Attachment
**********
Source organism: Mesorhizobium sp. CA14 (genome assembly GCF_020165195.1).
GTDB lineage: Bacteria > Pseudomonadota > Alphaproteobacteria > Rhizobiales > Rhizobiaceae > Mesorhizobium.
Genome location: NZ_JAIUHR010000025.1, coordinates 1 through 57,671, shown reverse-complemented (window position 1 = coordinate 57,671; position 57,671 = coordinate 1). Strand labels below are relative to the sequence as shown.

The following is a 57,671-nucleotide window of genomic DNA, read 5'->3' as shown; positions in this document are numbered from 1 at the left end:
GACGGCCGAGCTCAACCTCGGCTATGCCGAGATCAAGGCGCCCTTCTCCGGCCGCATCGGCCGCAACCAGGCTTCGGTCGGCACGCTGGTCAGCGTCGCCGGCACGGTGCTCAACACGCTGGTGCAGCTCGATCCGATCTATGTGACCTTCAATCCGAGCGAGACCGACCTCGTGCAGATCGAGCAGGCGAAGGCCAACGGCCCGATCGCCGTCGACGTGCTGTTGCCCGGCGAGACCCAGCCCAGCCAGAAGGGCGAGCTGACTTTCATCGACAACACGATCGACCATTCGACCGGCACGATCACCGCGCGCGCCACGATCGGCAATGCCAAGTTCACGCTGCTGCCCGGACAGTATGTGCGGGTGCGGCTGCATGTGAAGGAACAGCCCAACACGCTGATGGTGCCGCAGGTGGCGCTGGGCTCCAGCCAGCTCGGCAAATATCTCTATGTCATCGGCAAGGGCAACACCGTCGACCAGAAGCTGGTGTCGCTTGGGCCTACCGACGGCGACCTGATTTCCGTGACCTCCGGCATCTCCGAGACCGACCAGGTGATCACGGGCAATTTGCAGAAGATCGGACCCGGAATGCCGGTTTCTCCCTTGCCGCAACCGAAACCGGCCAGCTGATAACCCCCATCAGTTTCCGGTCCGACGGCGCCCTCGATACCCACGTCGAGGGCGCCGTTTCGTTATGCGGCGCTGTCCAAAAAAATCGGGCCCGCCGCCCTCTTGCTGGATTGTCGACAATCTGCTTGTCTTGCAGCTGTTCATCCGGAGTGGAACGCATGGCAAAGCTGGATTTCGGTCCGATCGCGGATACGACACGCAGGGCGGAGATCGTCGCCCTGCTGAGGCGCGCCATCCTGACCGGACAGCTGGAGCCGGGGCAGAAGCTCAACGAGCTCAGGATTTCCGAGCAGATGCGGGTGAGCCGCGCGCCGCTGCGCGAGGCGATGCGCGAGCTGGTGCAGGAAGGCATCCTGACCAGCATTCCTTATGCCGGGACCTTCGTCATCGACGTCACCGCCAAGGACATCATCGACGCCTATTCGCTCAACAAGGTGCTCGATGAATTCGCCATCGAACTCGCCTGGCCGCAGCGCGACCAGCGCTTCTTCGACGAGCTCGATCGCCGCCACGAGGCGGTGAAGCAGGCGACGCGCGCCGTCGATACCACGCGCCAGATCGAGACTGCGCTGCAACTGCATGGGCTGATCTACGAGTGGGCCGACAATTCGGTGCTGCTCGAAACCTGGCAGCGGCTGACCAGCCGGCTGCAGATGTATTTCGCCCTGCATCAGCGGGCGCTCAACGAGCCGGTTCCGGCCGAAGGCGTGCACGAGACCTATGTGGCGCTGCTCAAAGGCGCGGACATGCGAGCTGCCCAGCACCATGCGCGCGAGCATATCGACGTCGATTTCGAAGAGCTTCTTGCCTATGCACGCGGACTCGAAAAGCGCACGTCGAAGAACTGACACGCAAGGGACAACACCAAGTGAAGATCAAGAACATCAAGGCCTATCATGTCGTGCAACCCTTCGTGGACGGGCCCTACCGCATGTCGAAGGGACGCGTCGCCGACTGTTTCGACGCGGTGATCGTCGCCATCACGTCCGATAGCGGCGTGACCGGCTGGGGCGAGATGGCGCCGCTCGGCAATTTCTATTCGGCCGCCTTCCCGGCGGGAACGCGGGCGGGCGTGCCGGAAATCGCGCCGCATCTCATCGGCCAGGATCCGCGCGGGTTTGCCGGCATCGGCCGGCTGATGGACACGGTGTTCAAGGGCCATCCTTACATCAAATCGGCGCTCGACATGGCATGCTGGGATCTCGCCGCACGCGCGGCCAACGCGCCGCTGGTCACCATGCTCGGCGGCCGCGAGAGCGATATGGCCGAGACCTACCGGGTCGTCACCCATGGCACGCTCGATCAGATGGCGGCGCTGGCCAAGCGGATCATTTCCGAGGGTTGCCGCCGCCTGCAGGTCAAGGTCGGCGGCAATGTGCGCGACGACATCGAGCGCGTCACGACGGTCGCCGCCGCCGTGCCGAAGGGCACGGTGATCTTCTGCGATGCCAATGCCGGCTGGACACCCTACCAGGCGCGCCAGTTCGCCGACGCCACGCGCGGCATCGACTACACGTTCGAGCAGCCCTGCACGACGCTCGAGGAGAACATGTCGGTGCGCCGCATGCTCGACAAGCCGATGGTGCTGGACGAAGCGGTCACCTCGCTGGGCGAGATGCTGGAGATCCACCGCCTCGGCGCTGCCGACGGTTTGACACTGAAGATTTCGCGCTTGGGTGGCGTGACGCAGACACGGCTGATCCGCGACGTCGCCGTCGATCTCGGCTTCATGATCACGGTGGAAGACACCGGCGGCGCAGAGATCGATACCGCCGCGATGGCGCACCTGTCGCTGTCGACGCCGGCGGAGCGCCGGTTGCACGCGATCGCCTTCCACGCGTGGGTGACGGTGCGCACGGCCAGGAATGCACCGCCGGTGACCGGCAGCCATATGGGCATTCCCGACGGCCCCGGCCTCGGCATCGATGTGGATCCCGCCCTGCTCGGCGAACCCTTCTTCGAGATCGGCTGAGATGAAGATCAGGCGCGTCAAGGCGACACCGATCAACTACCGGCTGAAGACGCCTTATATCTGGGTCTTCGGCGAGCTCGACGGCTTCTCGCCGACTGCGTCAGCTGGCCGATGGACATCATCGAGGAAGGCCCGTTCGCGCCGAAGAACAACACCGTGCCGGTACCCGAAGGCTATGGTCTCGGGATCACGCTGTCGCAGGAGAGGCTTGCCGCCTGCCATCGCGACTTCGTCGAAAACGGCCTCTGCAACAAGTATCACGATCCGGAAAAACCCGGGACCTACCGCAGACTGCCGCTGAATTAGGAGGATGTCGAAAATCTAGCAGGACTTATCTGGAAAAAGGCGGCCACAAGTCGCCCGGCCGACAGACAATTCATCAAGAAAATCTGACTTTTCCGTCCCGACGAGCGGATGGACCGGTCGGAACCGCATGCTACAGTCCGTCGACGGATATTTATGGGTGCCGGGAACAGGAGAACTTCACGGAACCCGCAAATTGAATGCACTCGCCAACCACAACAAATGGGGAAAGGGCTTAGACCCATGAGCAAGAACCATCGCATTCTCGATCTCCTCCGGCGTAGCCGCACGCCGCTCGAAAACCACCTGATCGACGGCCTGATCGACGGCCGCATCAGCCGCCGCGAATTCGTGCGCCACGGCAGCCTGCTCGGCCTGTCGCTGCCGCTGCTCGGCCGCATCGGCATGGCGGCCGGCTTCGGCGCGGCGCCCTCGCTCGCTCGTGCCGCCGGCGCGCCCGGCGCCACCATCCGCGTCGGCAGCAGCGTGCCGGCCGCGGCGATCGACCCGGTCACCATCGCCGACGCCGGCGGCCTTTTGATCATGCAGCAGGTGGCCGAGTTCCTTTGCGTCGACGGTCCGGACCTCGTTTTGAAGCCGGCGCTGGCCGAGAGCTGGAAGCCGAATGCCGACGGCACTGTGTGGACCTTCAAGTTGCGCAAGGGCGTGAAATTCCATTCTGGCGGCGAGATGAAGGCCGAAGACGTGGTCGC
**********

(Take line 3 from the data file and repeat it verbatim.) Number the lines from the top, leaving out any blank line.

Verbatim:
Genome location: NZ_JAIUHR010000025.1, coordinates 1 through 57,671, shown reverse-complemented (window position 1 = coordinate 57,671; position 57,671 = coordinate 1). Strand labels below are relative to the sequence as shown.